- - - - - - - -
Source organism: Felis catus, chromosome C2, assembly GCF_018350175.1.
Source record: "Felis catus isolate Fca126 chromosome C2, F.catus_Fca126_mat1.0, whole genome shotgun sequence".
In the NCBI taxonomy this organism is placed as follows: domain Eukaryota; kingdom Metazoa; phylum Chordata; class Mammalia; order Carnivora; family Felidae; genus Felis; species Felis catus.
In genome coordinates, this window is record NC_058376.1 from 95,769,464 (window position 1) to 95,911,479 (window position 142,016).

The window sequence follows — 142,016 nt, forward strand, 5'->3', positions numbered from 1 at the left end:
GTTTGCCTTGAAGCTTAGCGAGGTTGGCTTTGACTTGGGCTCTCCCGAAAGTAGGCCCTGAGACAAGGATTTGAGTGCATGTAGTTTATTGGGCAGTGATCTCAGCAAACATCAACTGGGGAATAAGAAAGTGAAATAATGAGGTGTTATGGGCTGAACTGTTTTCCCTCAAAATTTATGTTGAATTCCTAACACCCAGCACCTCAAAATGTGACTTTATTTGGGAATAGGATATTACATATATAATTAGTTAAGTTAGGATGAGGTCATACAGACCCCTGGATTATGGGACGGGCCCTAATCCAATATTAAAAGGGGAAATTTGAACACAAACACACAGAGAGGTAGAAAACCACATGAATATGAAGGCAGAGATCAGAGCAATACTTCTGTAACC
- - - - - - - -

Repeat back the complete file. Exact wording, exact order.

Source organism: Felis catus, chromosome C2, assembly GCF_018350175.1.
Source record: "Felis catus isolate Fca126 chromosome C2, F.catus_Fca126_mat1.0, whole genome shotgun sequence".
In the NCBI taxonomy this organism is placed as follows: domain Eukaryota; kingdom Metazoa; phylum Chordata; class Mammalia; order Carnivora; family Felidae; genus Felis; species Felis catus.
In genome coordinates, this window is record NC_058376.1 from 95,769,464 (window position 1) to 95,911,479 (window position 142,016).

The window sequence follows — 142,016 nt, forward strand, 5'->3', positions numbered from 1 at the left end:
GTTTGCCTTGAAGCTTAGCGAGGTTGGCTTTGACTTGGGCTCTCCCGAAAGTAGGCCCTGAGACAAGGATTTGAGTGCATGTAGTTTATTGGGCAGTGATCTCAGCAAACATCAACTGGGGAATAAGAAAGTGAAATAATGAGGTGTTATGGGCTGAACTGTTTTCCCTCAAAATTTATGTTGAATTCCTAACACCCAGCACCTCAAAATGTGACTTTATTTGGGAATAGGATATTACATATATAATTAGTTAAGTTAGGATGAGGTCATACAGACCCCTGGATTATGGGACGGGCCCTAATCCAATATTAAAAGGGGAAATTTGAACACAAACACACAGAGAGGTAGAAAACCACATGAATATGAAGGCAGAGATCAGAGCAATACTTCTGTAACC